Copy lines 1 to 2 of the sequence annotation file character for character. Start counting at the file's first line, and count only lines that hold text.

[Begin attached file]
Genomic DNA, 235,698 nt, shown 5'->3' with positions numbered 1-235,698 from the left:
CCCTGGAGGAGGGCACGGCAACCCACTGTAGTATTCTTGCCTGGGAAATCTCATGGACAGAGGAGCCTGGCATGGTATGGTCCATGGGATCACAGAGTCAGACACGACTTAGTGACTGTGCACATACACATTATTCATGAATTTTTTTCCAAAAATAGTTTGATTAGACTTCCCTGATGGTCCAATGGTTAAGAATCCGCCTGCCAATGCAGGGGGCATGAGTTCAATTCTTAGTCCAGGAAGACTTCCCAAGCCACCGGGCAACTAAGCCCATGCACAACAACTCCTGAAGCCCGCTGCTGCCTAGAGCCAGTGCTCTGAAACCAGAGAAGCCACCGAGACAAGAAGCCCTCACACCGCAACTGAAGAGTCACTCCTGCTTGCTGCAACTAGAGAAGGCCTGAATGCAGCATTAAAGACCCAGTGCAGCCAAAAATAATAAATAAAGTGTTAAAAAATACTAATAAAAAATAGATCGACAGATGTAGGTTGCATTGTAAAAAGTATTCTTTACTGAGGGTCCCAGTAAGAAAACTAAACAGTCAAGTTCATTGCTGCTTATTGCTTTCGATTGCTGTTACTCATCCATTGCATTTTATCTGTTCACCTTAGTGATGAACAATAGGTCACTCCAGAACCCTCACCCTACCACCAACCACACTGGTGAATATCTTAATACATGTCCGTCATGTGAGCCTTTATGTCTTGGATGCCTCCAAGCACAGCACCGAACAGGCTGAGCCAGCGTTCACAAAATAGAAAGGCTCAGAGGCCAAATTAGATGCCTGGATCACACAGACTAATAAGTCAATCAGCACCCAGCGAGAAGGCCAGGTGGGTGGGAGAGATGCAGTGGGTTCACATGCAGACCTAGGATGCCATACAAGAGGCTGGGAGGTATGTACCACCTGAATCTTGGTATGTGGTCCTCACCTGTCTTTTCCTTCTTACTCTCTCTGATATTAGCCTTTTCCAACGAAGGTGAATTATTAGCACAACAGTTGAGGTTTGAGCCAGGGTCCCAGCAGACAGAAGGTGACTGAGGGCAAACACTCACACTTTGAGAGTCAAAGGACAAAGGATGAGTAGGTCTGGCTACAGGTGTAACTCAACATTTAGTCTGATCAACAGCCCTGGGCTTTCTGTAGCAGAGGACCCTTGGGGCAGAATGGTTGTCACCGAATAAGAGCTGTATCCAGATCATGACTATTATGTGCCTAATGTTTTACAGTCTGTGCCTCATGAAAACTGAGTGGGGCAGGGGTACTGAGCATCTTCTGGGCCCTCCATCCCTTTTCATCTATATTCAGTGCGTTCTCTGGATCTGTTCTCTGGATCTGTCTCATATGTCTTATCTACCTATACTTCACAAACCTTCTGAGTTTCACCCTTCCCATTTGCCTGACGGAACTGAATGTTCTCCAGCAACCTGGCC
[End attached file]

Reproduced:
Genomic DNA, 235,698 nt, shown 5'->3' with positions numbered 1-235,698 from the left:
CCCTGGAGGAGGGCACGGCAACCCACTGTAGTATTCTTGCCTGGGAAATCTCATGGACAGAGGAGCCTGGCATGGTATGGTCCATGGGATCACAGAGTCAGACACGACTTAGTGACTGTGCACATACACATTATTCATGAATTTTTTTCCAAAAATAGTTTGATTAGACTTCCCTGATGGTCCAATGGTTAAGAATCCGCCTGCCAATGCAGGGGGCATGAGTTCAATTCTTAGTCCAGGAAGACTTCCCAAGCCACCGGGCAACTAAGCCCATGCACAACAACTCCTGAAGCCCGCTGCTGCCTAGAGCCAGTGCTCTGAAACCAGAGAAGCCACCGAGACAAGAAGCCCTCACACCGCAACTGAAGAGTCACTCCTGCTTGCTGCAACTAGAGAAGGCCTGAATGCAGCATTAAAGACCCAGTGCAGCCAAAAATAATAAATAAAGTGTTAAAAAATACTAATAAAAAATAGATCGACAGATGTAGGTTGCATTGTAAAAAGTATTCTTTACTGAGGGTCCCAGTAAGAAAACTAAACAGTCAAGTTCATTGCTGCTTATTGCTTTCGATTGCTGTTACTCATCCATTGCATTTTATCTGTTCACCTTAGTGATGAACAATAGGTCACTCCAGAACCCTCACCCTACCACCAACCACACTGGTGAATATCTTAATACATGTCCGTCATGTGAGCCTTTATGTCTTGGATGCCTCCAAGCACAGCACCGAACAGGCTGAGCCAGCGTTCACAAAATAGAAAGGCTCAGAGGCCAAATTAGATGCCTGGATCACACAGACTAATAAGTCAATCAGCACCCAGCGAGAAGGCCAGGTGGGTGGGAGAGATGCAGTGGGTTCACATGCAGACCTAGGATGCCATACAAGAGGCTGGGAGGTATGTACCACCTGAATCTTGGTATGTGGTCCTCACCTGTCTTTTCCTTCTTACTCTCTCTGATATTAGCCTTTTCCAACGAAGGTGAATTATTAGCACAACAGTTGAGGTTTGAGCCAGGGTCCCAGCAGACAGAAGGTGACTGAGGGCAAACACTCACACTTTGAGAGTCAAAGGACAAAGGATGAGTAGGTCTGGCTACAGGTGTAACTCAACATTTAGTCTGATCAACAGCCCTGGGCTTTCTGTAGCAGAGGACCCTTGGGGCAGAATGGTTGTCACCGAATAAGAGCTGTATCCAGATCATGACTATTATGTGCCTAATGTTTTACAGTCTGTGCCTCATGAAAACTGAGTGGGGCAGGGGTACTGAGCATCTTCTGGGCCCTCCATCCCTTTTCATCTATATTCAGTGCGTTCTCTGGATCTGTTCTCTGGATCTGTCTCATATGTCTTATCTACCTATACTTCACAAACCTTCTGAGTTTCACCCTTCCCATTTGCCTGACGGAACTGAATGTTCTCCAGCAACCTGGCC